Demand Letters from Copyright Trolls

Not all may be as it first appears

Demand Letters from Copyright Trolls

client comes to you with a demand letter that alleges infringement of copyright. Your client has reproduced an image, in print or online, and the copyright owner is threatening legal action if your client does not pay a large fee within 14 days. Your client is likely the recipient of an infringement allegation from a “copyright troll.” The phrase describes the practice of some stock agencies (or image libraries) of scouring the Internet for any unauthorized use of “their” images and then using the threat of litigation to generate revenue. 

The claim that copyright has been infringed may be valid. Your client may have overlooked copyright or be unaware of the consequences of “helping themselves” to an online image that is not free for use. Many images available online are free for any use, and these are sometimes labelled “public domain” or “royalty free.” However, some stock agency websites are downright confusing, labelling images as “royalty free” when that turns out not to mean “free” at all. It seems that stock agencies take advantage of the uncertainty as to whether a downloadable image is free or not.

Some stock agencies seek out public domain images (which are free), and lay claim to these by posting the images on their own websites, “watermarked” with their brand. They then charge the public for access and use, and pursue for infringement hapless individuals and organizations who use their images without paying a “licence” fee. 

In one US case, Getty Images pursued American photographer Carol Highsmith for copyright infringement when she used one of her own photos on her website. She had donated the image to the Library of Congress and placed it in the public domain. That’s where Getty found it before they added it to their own website, watermarked “Getty Images,” and despatched their web crawlers to troll for infringers. Getty backed down on the infringement against Ms. Highsmith, but maintain their right to sell public domain images to the public. The case illustrates that they were willing to claim fees for public domain images that they had not even indirectly supplied to the user.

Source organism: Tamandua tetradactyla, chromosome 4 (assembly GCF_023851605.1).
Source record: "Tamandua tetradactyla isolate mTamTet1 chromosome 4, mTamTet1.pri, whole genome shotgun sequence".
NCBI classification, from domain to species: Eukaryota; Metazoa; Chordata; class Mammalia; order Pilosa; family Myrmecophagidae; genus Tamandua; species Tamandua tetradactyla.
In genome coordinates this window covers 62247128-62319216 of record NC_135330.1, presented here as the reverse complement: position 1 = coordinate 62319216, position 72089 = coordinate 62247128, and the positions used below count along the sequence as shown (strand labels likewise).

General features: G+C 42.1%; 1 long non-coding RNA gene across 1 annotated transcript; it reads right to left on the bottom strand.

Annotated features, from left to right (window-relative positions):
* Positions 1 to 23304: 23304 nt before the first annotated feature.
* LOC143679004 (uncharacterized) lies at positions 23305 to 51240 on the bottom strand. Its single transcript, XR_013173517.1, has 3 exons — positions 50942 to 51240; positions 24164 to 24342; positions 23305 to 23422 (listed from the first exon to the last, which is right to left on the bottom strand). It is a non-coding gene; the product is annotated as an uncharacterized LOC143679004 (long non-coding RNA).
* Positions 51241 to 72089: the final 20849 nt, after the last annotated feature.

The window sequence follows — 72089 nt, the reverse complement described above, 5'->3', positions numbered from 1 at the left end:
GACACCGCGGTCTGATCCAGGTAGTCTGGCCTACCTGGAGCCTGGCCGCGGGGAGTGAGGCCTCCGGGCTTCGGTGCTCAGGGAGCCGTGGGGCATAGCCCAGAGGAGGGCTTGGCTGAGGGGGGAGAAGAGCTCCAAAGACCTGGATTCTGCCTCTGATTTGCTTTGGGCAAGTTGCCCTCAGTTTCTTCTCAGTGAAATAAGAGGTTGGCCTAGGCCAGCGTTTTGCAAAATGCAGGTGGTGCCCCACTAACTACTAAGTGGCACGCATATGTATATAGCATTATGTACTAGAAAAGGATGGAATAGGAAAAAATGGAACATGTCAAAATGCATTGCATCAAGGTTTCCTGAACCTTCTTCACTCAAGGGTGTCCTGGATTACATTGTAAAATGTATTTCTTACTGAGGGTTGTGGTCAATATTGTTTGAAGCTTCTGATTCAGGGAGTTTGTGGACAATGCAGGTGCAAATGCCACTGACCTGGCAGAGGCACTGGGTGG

A copyright troll is not above contriving a basis for standing. To sue for infringement in Canada, the stock agency must either own the Canadian copyright in the work or hold an exclusive licence to use it from the creator of the image (section 13 of the Copyright Act). In Masterfile Corp. v. World Internett Corp., 2001 FCT 1416, the Toronto-based stock agency, Masterfile, sought summary judgment over copyright in agency photographs misused by a professional website designer. Masterfile argued that it benefited from “deemed” copyright assignments by the agency’s photographers. However, the court found that Masterfile was only an exclusive agent of the photographer, not the exclusive licensee of his copyright, and that the deemed assignments routinely used by Masterfile were not valid under Canadian law. This setback has not deterred Masterfile from initiating more than 50 copyright and trademark actions, but this case remains the only action to have proceeded.

A careful lawyer will treat a demand letter with healthy skepticism; faced with such a letter, the stock agency should always be asked to demonstrate title to copyright in the image complained of. This may be enough to end the matter. If a payment must be made, be aware that stock agencies charge an inflated retroactive licence fee for alleged infringement, and the fee initially demanded should always be negotiated.